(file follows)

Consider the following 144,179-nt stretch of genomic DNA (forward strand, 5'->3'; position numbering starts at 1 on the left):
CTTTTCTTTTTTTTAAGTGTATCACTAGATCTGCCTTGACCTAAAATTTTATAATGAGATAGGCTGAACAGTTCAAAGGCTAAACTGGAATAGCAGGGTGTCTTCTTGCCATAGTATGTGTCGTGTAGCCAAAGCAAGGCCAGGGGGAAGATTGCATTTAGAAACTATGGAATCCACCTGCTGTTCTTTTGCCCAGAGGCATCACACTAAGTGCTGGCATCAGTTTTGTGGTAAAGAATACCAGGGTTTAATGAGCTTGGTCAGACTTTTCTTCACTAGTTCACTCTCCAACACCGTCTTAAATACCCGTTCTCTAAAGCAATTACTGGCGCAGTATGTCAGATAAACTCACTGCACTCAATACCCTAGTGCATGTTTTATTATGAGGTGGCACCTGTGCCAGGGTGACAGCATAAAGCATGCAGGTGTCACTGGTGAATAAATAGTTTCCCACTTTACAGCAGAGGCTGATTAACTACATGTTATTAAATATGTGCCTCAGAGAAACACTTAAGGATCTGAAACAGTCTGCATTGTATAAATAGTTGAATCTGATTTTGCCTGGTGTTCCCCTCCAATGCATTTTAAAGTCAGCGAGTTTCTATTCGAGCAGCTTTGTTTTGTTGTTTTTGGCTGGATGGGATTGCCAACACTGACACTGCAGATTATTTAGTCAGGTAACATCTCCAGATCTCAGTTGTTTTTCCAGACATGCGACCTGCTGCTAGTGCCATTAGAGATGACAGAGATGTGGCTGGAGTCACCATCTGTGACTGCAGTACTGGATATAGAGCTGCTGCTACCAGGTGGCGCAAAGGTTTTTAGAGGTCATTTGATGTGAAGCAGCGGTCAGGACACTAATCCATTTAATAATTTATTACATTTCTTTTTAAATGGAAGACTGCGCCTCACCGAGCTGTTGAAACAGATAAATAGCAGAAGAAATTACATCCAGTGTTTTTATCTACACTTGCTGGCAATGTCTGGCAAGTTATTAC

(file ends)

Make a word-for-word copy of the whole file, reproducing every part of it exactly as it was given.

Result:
Consider the following 144,179-nt stretch of genomic DNA (forward strand, 5'->3'; position numbering starts at 1 on the left):
CTTTTCTTTTTTTTAAGTGTATCACTAGATCTGCCTTGACCTAAAATTTTATAATGAGATAGGCTGAACAGTTCAAAGGCTAAACTGGAATAGCAGGGTGTCTTCTTGCCATAGTATGTGTCGTGTAGCCAAAGCAAGGCCAGGGGGAAGATTGCATTTAGAAACTATGGAATCCACCTGCTGTTCTTTTGCCCAGAGGCATCACACTAAGTGCTGGCATCAGTTTTGTGGTAAAGAATACCAGGGTTTAATGAGCTTGGTCAGACTTTTCTTCACTAGTTCACTCTCCAACACCGTCTTAAATACCCGTTCTCTAAAGCAATTACTGGCGCAGTATGTCAGATAAACTCACTGCACTCAATACCCTAGTGCATGTTTTATTATGAGGTGGCACCTGTGCCAGGGTGACAGCATAAAGCATGCAGGTGTCACTGGTGAATAAATAGTTTCCCACTTTACAGCAGAGGCTGATTAACTACATGTTATTAAATATGTGCCTCAGAGAAACACTTAAGGATCTGAAACAGTCTGCATTGTATAAATAGTTGAATCTGATTTTGCCTGGTGTTCCCCTCCAATGCATTTTAAAGTCAGCGAGTTTCTATTCGAGCAGCTTTGTTTTGTTGTTTTTGGCTGGATGGGATTGCCAACACTGACACTGCAGATTATTTAGTCAGGTAACATCTCCAGATCTCAGTTGTTTTTCCAGACATGCGACCTGCTGCTAGTGCCATTAGAGATGACAGAGATGTGGCTGGAGTCACCATCTGTGACTGCAGTACTGGATATAGAGCTGCTGCTACCAGGTGGCGCAAAGGTTTTTAGAGGTCATTTGATGTGAAGCAGCGGTCAGGACACTAATCCATTTAATAATTTATTACATTTCTTTTTAAATGGAAGACTGCGCCTCACCGAGCTGTTGAAACAGATAAATAGCAGAAGAAATTACATCCAGTGTTTTTATCTACACTTGCTGGCAATGTCTGGCAAGTTATTAC